| Quote #1
Boy Willie: "Uncle Doaker tell me your mama got you playing that piano." (1.1.208)
It's interesting that Berniece encourages her daughter, Maretha, to play on the piano, while she herself doesn't. Perhaps, even though Berniece is trying to lay the spirits of the piano to rest, some part of her wants to stay connected to them. It could be that she's in some ways living vicariously through her daughter.
| Quote #2
Doaker: "See, now […] to understand about that piano…you got to go back to slavery time." (1.2.111)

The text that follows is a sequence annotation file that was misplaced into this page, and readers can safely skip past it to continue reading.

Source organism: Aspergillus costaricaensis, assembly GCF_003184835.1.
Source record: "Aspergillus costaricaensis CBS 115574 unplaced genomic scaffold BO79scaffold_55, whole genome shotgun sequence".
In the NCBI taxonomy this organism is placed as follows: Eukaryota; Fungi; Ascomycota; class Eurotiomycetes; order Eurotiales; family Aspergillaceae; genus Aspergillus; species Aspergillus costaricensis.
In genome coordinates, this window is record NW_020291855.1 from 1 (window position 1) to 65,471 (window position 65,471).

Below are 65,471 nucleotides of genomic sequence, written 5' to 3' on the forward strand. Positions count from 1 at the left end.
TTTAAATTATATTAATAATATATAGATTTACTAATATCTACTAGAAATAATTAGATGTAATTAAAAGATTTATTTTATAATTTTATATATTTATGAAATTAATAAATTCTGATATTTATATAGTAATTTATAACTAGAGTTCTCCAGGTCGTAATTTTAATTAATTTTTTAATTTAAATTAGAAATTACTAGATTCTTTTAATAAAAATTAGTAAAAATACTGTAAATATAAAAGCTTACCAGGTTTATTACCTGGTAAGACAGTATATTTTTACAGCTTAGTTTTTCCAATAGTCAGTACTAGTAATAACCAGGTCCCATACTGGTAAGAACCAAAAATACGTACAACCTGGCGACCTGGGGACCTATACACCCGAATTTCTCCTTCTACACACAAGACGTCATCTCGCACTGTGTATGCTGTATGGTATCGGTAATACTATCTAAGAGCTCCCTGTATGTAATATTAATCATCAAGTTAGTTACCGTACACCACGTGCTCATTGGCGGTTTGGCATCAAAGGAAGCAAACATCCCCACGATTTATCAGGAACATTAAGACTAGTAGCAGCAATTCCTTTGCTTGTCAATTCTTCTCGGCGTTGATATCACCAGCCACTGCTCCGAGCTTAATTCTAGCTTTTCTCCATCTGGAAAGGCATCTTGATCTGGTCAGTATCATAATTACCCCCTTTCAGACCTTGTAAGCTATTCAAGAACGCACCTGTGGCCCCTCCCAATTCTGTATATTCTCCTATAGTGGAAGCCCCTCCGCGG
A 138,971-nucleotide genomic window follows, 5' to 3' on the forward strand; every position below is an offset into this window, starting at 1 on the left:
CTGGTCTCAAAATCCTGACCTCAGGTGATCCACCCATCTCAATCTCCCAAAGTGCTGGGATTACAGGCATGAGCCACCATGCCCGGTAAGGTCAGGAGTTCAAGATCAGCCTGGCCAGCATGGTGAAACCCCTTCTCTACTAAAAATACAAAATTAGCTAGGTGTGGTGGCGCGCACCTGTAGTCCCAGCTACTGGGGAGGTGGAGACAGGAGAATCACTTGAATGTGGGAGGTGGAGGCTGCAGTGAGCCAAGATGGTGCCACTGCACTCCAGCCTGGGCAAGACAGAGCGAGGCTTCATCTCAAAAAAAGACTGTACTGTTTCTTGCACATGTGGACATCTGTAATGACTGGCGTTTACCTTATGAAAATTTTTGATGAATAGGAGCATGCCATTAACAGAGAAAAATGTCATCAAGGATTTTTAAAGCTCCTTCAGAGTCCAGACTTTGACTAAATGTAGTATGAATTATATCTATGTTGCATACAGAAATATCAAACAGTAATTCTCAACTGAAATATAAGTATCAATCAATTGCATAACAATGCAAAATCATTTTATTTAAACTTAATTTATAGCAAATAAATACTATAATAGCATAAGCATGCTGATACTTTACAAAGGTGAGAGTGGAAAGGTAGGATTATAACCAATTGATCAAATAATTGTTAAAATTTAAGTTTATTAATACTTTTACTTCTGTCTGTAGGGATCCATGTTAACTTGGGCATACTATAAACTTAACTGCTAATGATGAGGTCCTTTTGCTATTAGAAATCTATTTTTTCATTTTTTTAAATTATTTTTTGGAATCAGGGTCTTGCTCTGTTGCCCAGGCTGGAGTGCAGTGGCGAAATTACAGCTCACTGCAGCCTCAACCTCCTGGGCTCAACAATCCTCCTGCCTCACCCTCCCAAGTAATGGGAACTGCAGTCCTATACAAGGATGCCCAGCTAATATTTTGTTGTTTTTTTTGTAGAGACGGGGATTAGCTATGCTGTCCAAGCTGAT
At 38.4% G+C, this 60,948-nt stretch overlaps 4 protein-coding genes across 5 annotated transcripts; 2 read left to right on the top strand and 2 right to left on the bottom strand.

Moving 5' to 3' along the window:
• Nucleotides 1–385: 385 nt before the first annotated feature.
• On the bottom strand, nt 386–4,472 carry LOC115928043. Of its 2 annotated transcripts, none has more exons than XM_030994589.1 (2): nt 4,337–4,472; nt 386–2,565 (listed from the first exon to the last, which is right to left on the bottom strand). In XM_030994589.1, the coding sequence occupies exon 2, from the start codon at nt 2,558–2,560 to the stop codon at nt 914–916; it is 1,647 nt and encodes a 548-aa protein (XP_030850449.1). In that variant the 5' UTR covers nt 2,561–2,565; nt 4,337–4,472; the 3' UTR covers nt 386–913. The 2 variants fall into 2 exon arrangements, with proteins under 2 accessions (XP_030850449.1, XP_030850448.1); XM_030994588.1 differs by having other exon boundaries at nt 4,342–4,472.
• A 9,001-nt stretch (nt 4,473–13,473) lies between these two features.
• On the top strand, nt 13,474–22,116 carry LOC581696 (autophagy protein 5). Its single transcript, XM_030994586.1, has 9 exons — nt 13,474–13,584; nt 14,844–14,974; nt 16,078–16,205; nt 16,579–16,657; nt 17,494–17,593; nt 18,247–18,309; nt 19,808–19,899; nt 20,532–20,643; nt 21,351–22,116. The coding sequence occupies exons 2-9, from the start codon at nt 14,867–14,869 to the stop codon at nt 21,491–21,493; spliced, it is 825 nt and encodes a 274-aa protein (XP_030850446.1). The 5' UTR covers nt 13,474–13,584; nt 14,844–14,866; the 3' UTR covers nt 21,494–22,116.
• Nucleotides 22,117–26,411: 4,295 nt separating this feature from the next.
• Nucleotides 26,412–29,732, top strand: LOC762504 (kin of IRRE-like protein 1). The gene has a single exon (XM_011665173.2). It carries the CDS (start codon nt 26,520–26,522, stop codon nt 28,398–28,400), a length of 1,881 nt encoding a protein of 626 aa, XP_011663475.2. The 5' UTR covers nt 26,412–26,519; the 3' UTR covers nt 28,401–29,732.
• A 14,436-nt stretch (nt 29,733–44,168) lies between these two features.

Doaker launches into a big long monologue to explain the history of the piano. After he's done we finally know what all the fuss has been about. It becomes clear by the end of Doaker's story just how much the Charles family's past hovers over them.
| Quote #3
Doaker: "Now…am I telling it right, Wining Boy?
Doaker and Wining Boy are the oldest characters in the play. They both function as living history books, who pass on the family's past through storytelling. The storyteller has been an important role in many cultures, but in many African cultures this person was called a griot. It was the griot's job to preserve the history of a community through song and storytelling. So, you can see both Doaker and Wining Boy are kind of like 1930ss era African American versions of this ancient occupation. Click here to learn more about griots.